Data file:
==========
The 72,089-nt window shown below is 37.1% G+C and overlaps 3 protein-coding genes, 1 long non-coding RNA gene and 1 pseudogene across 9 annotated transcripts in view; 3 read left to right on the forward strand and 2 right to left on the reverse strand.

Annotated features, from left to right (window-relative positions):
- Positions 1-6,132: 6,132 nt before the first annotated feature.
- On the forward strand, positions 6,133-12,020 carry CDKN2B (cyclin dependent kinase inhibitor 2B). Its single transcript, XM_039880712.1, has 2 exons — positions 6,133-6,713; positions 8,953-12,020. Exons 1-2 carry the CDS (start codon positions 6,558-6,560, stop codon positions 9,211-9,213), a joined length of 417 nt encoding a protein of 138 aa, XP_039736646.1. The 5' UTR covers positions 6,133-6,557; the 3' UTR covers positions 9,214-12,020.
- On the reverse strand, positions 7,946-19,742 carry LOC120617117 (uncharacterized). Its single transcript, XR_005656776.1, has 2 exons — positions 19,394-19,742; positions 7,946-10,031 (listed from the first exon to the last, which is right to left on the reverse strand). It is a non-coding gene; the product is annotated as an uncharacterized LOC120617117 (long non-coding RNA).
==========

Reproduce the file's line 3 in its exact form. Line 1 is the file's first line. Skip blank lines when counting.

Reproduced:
- Positions 1-6,132: 6,132 nt before the first annotated feature.